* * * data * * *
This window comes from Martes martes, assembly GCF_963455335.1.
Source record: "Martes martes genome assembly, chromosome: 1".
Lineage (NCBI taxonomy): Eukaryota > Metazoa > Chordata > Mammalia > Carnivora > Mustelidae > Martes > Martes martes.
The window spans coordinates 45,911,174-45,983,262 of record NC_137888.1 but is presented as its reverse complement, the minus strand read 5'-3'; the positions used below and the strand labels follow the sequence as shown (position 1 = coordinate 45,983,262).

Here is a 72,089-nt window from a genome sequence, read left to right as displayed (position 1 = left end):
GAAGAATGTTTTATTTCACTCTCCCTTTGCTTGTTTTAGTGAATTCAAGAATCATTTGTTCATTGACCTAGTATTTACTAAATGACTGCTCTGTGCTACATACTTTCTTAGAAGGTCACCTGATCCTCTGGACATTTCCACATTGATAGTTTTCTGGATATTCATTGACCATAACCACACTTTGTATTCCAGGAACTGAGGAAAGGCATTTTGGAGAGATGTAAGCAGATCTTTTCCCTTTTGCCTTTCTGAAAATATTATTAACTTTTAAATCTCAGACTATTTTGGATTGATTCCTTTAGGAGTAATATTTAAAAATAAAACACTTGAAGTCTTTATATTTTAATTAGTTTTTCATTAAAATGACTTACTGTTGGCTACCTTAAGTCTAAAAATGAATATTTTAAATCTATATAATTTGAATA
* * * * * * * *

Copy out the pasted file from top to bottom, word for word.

This window comes from Martes martes, assembly GCF_963455335.1.
Source record: "Martes martes genome assembly, chromosome: 1".
Lineage (NCBI taxonomy): Eukaryota > Metazoa > Chordata > Mammalia > Carnivora > Mustelidae > Martes > Martes martes.
The window spans coordinates 45,911,174-45,983,262 of record NC_137888.1 but is presented as its reverse complement, the minus strand read 5'-3'; the positions used below and the strand labels follow the sequence as shown (position 1 = coordinate 45,983,262).

Here is a 72,089-nt window from a genome sequence, read left to right as displayed (position 1 = left end):
GAAGAATGTTTTATTTCACTCTCCCTTTGCTTGTTTTAGTGAATTCAAGAATCATTTGTTCATTGACCTAGTATTTACTAAATGACTGCTCTGTGCTACATACTTTCTTAGAAGGTCACCTGATCCTCTGGACATTTCCACATTGATAGTTTTCTGGATATTCATTGACCATAACCACACTTTGTATTCCAGGAACTGAGGAAAGGCATTTTGGAGAGATGTAAGCAGATCTTTTCCCTTTTGCCTTTCTGAAAATATTATTAACTTTTAAATCTCAGACTATTTTGGATTGATTCCTTTAGGAGTAATATTTAAAAATAAAACACTTGAAGTCTTTATATTTTAATTAGTTTTTCATTAAAATGACTTACTGTTGGCTACCTTAAGTCTAAAAATGAATATTTTAAATCTATATAATTTGAATA